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Wednesday, July 27th, 2016

Debt fears overblown, says mortgage industry

Faced with new rules from Ottawa, the Canadian mortgage industry has struck back with a report it says shows that Canadians continue to be “highly prudent” when it comes to their loans. Photograph by: Getty Images, Getty Images

Faced with new rules from Ottawa, the Canadian mortgage industry has struck back with a report it says shows that Canadians continue to be “highly prudent” when it comes to their loans.

The Canadian Association of Accredited Mortgage Professionals said its data shows the vast majority of borrowers have left themselves plenty of room to absorb any interest rate shocks and it wondered about the need for new rules.

“While it will be useful to discuss the appropriateness of current lending criteria, the discussion should not be focused solely on whether to tighten; the possibility of moderating the criteria should also be on the table,” the report stated.

For the second time in nine months, the federal government made it tougher for Canadians to borrow Monday. The latest changes lowered amortization lengths from 35 years to 30 years, reduced refinancing limits to 85% of a home’s value from 90% and removed government insurance on home equity lines of credit.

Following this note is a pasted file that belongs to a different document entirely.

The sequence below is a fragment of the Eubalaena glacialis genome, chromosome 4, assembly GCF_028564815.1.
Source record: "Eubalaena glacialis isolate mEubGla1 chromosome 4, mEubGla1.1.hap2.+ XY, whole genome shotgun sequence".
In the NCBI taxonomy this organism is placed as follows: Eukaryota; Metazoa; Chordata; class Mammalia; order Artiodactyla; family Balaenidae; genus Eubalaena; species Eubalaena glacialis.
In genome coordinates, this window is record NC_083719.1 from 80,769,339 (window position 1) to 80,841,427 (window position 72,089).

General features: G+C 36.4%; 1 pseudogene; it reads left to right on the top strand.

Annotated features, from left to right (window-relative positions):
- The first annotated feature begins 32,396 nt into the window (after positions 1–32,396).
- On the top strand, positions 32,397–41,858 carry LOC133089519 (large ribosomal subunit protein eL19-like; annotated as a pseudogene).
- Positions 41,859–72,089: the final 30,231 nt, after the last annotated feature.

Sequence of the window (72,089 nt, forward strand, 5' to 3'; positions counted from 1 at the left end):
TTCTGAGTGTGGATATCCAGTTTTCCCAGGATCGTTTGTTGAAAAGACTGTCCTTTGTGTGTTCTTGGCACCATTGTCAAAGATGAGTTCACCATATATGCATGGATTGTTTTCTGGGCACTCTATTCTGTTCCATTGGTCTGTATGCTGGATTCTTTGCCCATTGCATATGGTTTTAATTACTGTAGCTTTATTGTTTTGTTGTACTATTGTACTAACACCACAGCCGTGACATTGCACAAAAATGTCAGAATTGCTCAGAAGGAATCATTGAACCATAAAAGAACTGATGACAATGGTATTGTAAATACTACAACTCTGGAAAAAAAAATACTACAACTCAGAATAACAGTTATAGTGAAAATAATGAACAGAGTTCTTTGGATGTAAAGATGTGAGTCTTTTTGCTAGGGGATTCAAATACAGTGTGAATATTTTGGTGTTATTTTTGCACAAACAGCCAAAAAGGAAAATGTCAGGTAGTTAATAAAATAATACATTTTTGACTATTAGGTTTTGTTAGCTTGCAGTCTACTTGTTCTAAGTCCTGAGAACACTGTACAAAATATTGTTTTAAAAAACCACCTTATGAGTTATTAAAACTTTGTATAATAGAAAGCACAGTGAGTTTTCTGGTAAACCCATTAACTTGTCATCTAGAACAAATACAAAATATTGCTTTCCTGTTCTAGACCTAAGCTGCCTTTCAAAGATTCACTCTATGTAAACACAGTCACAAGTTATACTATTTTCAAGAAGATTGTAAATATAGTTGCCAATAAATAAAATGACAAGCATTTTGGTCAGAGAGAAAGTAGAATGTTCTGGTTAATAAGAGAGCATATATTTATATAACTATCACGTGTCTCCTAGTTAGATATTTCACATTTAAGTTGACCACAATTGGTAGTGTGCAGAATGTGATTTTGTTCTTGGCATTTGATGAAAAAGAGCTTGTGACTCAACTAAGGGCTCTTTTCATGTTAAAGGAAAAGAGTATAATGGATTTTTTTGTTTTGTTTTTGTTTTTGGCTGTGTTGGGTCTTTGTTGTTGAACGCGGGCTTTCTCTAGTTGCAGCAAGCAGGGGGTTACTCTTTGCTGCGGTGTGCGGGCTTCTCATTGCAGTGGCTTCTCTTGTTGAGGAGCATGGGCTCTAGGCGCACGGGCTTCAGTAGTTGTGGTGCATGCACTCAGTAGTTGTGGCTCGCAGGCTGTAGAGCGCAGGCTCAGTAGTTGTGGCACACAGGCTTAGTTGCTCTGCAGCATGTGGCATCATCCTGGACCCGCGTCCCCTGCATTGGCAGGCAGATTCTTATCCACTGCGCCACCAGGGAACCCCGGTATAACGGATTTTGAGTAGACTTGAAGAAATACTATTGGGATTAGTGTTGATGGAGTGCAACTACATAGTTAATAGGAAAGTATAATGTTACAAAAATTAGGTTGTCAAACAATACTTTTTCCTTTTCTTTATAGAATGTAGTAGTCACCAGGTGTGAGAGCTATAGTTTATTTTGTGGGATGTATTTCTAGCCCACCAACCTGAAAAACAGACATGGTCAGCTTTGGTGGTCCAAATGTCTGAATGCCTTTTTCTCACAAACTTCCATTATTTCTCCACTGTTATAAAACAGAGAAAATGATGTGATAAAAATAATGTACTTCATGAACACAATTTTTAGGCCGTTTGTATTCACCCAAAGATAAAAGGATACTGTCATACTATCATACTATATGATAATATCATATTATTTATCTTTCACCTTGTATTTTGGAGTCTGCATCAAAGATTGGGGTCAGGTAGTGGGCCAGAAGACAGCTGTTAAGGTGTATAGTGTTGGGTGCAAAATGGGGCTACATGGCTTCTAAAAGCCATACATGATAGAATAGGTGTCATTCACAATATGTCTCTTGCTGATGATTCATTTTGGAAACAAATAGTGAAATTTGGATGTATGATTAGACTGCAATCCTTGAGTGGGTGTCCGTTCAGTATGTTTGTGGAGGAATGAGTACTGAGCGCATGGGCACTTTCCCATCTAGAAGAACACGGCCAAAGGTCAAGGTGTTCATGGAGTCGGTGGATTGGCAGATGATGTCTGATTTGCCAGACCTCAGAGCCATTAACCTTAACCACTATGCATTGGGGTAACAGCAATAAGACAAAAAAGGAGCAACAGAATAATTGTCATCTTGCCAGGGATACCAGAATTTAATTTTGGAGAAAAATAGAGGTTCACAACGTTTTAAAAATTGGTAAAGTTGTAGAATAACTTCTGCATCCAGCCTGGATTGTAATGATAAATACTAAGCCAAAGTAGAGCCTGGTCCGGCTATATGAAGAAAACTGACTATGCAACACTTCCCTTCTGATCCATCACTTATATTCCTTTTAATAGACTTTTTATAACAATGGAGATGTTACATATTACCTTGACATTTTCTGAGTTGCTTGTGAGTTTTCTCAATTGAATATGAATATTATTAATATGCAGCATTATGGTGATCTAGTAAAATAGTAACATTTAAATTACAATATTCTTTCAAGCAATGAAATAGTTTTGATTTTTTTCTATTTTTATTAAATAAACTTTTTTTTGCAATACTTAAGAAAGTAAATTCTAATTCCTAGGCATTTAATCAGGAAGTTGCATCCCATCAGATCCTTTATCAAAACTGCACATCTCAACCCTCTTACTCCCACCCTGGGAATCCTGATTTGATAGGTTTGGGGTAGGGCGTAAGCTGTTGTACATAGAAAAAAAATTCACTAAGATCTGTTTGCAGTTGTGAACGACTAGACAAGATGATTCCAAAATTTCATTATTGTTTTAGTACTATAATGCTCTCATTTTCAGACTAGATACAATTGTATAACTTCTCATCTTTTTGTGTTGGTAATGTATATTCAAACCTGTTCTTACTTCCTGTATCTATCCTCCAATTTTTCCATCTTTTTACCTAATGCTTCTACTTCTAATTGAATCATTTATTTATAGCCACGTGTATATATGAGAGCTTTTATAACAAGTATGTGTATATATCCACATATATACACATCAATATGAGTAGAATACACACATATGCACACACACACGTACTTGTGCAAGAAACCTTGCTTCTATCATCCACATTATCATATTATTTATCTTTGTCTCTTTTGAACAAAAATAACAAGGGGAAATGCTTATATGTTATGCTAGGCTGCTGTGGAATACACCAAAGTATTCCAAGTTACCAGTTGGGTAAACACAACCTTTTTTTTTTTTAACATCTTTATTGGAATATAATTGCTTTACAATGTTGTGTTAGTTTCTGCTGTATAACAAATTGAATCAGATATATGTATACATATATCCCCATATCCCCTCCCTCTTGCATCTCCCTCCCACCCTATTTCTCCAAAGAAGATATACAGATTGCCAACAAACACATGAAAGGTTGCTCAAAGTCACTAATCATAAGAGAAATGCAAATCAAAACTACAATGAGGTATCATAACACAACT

CAAMP president Jim Murphy said he was pleased the new measures did not increase the minimum down payment required on a home, but wondered if the new rules went too far.

“Rather than reducing the amortization period to 30 years from 35, as the Minister has announced, we would have preferred that the government had required those people seeking 35 year amortizations to meet the same qualifying standards as those with a shorter amortization. We hope the government will revisit this one feature as the economy strengthens,” said Mr. Murphy.

CAAMP said 79% of mortgages in Canada have fixed rates and most of them are locked in for terms longer than five years, meaning only 21% of people with mortgages are vulnerable to a spike in rates.

In its report the group noted the average gross debt service ratio was 19.6%, well below the 32% to 35% demanded by lenders. The ratio is derived by taking mortgage payments and property taxes and dividing by household income. It says if rates went up by one percentage point, gross debt service ratios would only rise to 24.6%.

It also says the average total debt service, which includes all debt payments divided by household income, was only 28,9% for variable rate holders, below the 45% demanded by banks. CAAMP says if rates go up one percentage point the ratio would increase to 33.7% on average, but only about 800 to 950 mortgages funded last year would fail to qualify under the higher rate.

The group says the biggest risk to the Canadian mortgage market is job loss and maintains even before the latest changes an argument could be made that mortgage criteria in Canada is too tight.

“Given the changed lending rules, housing demand at present and for the future is probably lower than it needs to be,” the report concluded.

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